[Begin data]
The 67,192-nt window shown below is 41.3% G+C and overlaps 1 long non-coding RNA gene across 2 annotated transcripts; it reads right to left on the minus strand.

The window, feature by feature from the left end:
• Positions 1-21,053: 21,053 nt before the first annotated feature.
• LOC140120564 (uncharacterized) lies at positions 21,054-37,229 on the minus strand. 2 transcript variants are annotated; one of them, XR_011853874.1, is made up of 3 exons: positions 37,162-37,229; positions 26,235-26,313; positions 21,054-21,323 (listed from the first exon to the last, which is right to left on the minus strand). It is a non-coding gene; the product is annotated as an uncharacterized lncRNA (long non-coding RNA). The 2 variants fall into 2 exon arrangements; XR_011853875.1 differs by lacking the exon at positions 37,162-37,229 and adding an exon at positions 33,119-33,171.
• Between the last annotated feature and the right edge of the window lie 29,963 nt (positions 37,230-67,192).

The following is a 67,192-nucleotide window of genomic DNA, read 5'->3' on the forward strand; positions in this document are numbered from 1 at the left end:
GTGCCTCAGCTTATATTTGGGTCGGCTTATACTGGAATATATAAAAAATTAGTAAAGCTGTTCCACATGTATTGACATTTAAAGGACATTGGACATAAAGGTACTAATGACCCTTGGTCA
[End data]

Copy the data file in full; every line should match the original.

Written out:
The 67,192-nt window shown below is 41.3% G+C and overlaps 1 long non-coding RNA gene across 2 annotated transcripts; it reads right to left on the minus strand.

The window, feature by feature from the left end:
• Positions 1-21,053: 21,053 nt before the first annotated feature.
• LOC140120564 (uncharacterized) lies at positions 21,054-37,229 on the minus strand. 2 transcript variants are annotated; one of them, XR_011853874.1, is made up of 3 exons: positions 37,162-37,229; positions 26,235-26,313; positions 21,054-21,323 (listed from the first exon to the last, which is right to left on the minus strand). It is a non-coding gene; the product is annotated as an uncharacterized lncRNA (long non-coding RNA). The 2 variants fall into 2 exon arrangements; XR_011853875.1 differs by lacking the exon at positions 37,162-37,229 and adding an exon at positions 33,119-33,171.
• Between the last annotated feature and the right edge of the window lie 29,963 nt (positions 37,230-67,192).

The following is a 67,192-nucleotide window of genomic DNA, read 5'->3' on the forward strand; positions in this document are numbered from 1 at the left end:
GTGCCTCAGCTTATATTTGGGTCGGCTTATACTGGAATATATAAAAAATTAGTAAAGCTGTTCCACATGTATTGACATTTAAAGGACATTGGACATAAAGGTACTAATGACCCTTGGTCA